Government & Politics

Kobach tears into Colyer at GOP debate, but Colyer resists urge to 'scream and shout'

Kansas Secretary of State Kris Kobach repeatedly tore into Gov. Jeff Colyer when the GOP rivals shared a debate stage for the first time Friday night, accusing the new governor of living in a fantasy land and failing to uphold conservative principles.

Kobach mocked Colyer for thinking that a more than $500 million school finance bill, which he plans to sign, would put an end to the legal wrangling over school funding that has dominated the state’s politics for decades.

“If you pay a king’s ransom, which over 500 million bucks is a king’s ransom, you are not going to solve the problem,” Kobach said. “The next day another lawsuit will be filed demanding another ransom. You can’t live in a fantasy world where if we just keep paying, we just keep coughing up the money, then sooner or later everybody’s going to say there’s enough.”

The moderator offered Colyer a chance to provide a rebuttal, but the governor waved his hand to signal no. The debate went on and Kobach continued to jab at Colyer, accusing him of failing to answer questions.

“He didn’t get anywhere,” Colyer said afterward when asked why he did not respond to Kobach’s attacks.

“We were very clear what we’re doing about schools. We’re going to make sure Kansas schools are well-funded … and we’re going to make sure we’re not doing it with a tax increase," he said. "And here’s the fundamental thing: I, as governor, insisted on getting outcomes in this bill that make sure kids get a good education."

Colyer, who took the oath of office in late January, missed the party’s first debate because of illness. Friday’s event in Atchison marked the first time he'd shared the stage with two of the candidates seeking to supplant him as the GOP’s standard bearer after Sam Brownback’s departure for Washington.

Kansas Insurance Commissioner Ken Selzer was less direct in his attacks, but he also heaved criticism on Colyer and his predecessor.

"This state has been poorly managed. Poorly managed. We implement an ideology, but we don't think about how to manage it,” said Selzer, who repeatedly touted his background as a certified public accountant and promised to run the state more efficiently.

Colyer shrugged off the criticism from his competitors.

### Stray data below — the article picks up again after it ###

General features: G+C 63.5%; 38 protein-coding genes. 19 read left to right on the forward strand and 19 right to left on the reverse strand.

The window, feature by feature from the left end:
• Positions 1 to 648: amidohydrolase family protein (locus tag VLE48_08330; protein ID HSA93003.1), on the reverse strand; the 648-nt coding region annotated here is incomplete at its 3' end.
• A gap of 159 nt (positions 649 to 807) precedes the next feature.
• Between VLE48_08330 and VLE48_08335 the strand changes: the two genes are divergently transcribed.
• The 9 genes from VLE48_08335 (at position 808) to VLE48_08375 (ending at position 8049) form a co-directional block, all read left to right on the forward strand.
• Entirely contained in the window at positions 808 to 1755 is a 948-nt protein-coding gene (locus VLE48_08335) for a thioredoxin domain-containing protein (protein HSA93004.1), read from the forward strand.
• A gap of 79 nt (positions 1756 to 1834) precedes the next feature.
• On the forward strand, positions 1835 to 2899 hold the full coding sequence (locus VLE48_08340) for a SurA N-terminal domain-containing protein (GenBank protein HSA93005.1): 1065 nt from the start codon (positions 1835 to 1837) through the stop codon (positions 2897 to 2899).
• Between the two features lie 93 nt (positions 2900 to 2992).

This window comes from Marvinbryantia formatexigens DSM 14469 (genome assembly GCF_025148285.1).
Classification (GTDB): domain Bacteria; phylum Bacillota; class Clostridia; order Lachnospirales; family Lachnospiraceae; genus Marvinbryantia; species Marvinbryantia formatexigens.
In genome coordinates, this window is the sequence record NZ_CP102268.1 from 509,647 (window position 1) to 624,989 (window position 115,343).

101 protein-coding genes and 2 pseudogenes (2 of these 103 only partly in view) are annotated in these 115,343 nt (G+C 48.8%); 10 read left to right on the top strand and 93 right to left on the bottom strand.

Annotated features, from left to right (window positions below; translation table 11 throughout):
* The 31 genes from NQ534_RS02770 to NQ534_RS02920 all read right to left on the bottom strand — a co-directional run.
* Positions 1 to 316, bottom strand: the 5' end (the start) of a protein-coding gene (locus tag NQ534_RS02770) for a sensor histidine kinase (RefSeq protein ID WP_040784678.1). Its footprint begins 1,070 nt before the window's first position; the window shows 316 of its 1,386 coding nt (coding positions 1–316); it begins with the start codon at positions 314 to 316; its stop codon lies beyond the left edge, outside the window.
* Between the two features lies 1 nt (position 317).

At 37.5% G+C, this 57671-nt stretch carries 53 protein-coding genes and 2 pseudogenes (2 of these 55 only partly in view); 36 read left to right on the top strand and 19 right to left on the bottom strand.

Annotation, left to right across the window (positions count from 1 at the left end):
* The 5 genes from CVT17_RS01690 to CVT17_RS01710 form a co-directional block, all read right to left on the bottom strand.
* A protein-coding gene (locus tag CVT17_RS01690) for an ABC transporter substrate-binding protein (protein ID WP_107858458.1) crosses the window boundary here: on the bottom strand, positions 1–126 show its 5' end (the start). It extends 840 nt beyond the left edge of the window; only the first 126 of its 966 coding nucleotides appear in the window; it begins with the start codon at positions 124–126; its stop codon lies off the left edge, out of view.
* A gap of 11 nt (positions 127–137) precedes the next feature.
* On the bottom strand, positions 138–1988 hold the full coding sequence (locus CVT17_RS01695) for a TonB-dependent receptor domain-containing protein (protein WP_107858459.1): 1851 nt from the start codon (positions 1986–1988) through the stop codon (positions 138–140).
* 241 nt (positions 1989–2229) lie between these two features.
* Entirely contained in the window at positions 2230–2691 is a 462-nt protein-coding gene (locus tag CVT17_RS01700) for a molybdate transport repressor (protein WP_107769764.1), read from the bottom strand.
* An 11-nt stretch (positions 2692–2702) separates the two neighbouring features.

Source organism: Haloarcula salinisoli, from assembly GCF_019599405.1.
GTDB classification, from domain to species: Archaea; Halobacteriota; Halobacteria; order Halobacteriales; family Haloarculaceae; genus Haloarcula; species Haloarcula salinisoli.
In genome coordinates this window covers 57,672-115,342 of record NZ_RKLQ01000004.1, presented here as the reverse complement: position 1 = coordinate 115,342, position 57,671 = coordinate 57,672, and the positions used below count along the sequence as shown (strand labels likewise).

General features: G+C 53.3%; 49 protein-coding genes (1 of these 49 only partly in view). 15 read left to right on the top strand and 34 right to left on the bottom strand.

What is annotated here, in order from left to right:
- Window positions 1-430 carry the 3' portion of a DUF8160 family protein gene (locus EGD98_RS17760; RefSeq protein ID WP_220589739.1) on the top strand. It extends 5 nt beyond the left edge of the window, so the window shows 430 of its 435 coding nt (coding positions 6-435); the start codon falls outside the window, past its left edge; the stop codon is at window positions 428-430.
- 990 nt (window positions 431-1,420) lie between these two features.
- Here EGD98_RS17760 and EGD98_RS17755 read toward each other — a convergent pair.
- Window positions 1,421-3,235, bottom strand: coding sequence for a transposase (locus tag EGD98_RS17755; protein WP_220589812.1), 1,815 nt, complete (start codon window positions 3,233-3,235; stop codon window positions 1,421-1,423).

“I’m governor and if people want to attack, that’s fine. It’s an honor to serve the great state of Kansas," he said after the debate. "… I don’t scream and shout. I get results.”

Colyer, who served as a White House fellow during Ronald Reagan’s presidency, invoked the memory of his mentor and compared ending the school finance fight to winning the Cold War.

Both Selzer and Kobach panned the Legislature’s school finance bill.

“The ones who are thriving, they’re not asking for more money. It’s the ones who are failing,” Selzer said, contending the bill does not do enough to ensure school districts are held accountable.

Kobach said the spending increase would inevitably lead to a tax increase despite Colyer’s promises and complained that state taxes are already too high after lawmakers repealed Brownback’s tax cuts last year.

"Purple, pot-smoking Colorado has a better tax environment than Kansas does,” Kobach said.

He contended that some school districts have been overfunded, enabling them to construct “Taj Mahal-like” buildings and offer administrators inflated salaries.

Kobach said he went to school in a “shabby building” as a student at Washburn Rural High School in Topeka.

“My English classes were in a double-wide trailer… and somehow I managed to graduate and I got into Harvard and I did just fine,” Kobach said. “I didn’t need a supercomputer in every classroom.”

A fourth candidate for governor was present in Atchison but did not take the debate stage. Former state Sen. Jim Barnett has refused to agree to the party’s debate rules, which have been tightly governed by party leaders.

“I refused to sign the GOP debate agreement because it limits who can ask questions and what kind of questions can be asked," Barnett said. "Our party should stand for respect of our constitution, which is freedom of speech, freedom of press. It should also stand for open and robust debate.

“You guys should be asking the questions,” he told reporters.

Jim Joice, the party’s new executive director, said he is hopeful that Barnett will participate in a future debate. After debates in Wichita and Atchison, the party still plans to hold debates in western Kansas and the Kansas City area before the party chooses a nominee in August.

The evening also featured a straw poll between five GOP candidates in Kansas' 2nd congressional district. State Sen. Caryn Tyson won with 42 of the 114 votes cast.

The winner of the nomination will face Democrat Paul Davis in the race to replace U.S. Rep. Lynn Jenkins after she retires at the end of this term.

Former state Rep. John Bradford, a Lansing Republican who attended the debate, said he predicted nearly a decade ago that Kobach would become governor.

“I sat down one night in the Legends and I said, 'Kris, this is your career path. It’s going to be secretary of state two terms. Two terms as governor. President,' ” Bradford said. “And I looked at him and said, 'I want to spend a night in the Lincoln bedroom.' ”

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